UPDATE Saturday, April 4: The CDC now officially recommends wearing cloth face masks in public, in addition to social distancing and hygiene measures, especially when going into grocery stores and in areas with significant community-based transmission.
PREVIOUSLY: When COVID-19 first broke out in the U.S., health professionals told U.S. residents, for a variety of reasons, not to wear a face mask unless they were infected with the virus or worked in health care. But as the pandemic mounts around the country, there are reports that the Trump administration is expected to recommend wearing cloth face masks to Americans, especially those living in areas with higher rates of the virus. For example, New York City’s Department of Health is already recommending residents wear a cloth face covering whenever they leave home, as is Mayor Eric Garcetti for Los Angeles residents.
As reported by The Washington Post, the CDC is continually gathering evidence that people with no symptoms can not only test positive for the novel coronavirus (exhibit A, Idris Elba), but also spread it.
“In light of these new data, along with evidence of widespread transmission in communities across the country, CDC recommends the community use of cloth masks as an additional public health measure people can take to prevent the spread of virus to those around them,” reads an internal memo that the CDC sent to the White House, as shared by The Washington Post.
Are cloth masks effective?
In a White House press briefing this week, task force response coordinator Dr. Deborah Birx explained that cloth masks should be viewed as an “additive piece” on top of the social distancing and hygiene measures that have already been recommended; additionally, getting Americans to cover their faces with cloth masks will hopefully free up more medical grade masks for health care workers, TechCrunch reported.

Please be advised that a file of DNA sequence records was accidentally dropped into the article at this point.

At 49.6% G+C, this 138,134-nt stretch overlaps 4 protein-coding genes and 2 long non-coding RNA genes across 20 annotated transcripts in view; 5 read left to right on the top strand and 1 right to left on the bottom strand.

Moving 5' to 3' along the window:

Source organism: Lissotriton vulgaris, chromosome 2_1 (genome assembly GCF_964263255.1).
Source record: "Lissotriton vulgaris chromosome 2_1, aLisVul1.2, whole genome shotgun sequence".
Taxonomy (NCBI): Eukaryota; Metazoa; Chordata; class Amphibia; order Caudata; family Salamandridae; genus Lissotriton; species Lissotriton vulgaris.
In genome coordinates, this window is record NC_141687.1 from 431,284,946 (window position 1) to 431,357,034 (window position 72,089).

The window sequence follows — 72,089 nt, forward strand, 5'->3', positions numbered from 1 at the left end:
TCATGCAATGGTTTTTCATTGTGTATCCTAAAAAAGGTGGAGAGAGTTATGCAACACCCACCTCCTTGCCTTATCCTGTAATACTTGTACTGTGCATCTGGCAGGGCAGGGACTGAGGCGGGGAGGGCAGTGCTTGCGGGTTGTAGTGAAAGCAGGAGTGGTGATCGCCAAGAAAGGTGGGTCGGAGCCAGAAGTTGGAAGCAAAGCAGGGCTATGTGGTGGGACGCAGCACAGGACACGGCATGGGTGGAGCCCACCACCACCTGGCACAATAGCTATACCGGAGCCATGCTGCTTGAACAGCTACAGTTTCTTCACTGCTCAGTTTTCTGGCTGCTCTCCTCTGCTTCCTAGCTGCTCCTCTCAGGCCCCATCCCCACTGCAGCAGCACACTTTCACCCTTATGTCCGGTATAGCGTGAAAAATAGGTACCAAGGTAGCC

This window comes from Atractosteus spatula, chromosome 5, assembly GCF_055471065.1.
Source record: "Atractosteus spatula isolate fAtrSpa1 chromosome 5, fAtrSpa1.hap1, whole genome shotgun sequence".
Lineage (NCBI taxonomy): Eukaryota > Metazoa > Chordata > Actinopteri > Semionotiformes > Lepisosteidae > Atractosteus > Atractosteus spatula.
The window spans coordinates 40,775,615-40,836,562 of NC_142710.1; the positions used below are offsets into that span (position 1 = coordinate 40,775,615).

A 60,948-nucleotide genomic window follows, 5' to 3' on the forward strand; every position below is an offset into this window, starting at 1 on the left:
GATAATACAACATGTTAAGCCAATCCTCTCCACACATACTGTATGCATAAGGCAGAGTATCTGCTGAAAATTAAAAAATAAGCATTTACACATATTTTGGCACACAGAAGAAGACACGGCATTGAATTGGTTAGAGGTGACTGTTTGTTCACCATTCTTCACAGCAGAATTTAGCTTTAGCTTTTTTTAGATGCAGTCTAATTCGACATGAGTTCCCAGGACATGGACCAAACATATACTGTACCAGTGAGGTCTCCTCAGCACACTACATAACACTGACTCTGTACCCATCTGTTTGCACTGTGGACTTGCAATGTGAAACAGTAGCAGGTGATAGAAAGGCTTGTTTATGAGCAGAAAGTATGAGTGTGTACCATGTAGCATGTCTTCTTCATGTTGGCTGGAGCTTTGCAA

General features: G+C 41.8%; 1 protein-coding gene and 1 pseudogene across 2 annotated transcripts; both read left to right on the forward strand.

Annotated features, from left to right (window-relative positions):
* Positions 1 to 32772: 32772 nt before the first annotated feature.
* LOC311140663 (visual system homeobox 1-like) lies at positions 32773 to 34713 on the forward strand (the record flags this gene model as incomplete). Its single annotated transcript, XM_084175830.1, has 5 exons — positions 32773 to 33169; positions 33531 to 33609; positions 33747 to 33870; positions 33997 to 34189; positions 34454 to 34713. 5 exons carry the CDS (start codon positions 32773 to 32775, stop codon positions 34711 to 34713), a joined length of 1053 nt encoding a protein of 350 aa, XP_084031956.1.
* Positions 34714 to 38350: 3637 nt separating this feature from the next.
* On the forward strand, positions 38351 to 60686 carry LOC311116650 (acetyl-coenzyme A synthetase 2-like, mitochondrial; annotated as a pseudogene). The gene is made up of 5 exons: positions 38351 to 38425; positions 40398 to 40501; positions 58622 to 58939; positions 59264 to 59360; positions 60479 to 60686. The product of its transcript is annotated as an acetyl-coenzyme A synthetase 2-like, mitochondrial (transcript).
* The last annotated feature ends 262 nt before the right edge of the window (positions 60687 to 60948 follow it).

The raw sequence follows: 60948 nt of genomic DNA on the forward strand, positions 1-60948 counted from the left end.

For months, it’s been difficult to procure face masks, because of the health care industry’s high need for them, civilians hoarding them, and manufacturers hiking up their prices. But recently, many small businesses have transitioned their operations to focus on making cloth masks.
These small businesses are selling cloth masks.
If you know how to sew, you can make your own reusable cloth mask at home. But if you’d rather purchase one — and support a small business in the process — we’ve compiled a list of 10 small businesses making and selling cloth masks online. Plus, most of the businesses on this list are using the proceeds from selling masks to make and donate as many masks as they can to health care professionals.
Again, the masks on the following list are not medical grade — but even if they do not work perfectly, cloth masks or basic surgical masks (combined with social distancing and proper hygiene) are still better than no mask at all in many instances, according to this 2013 study and this 2007 study, respectively.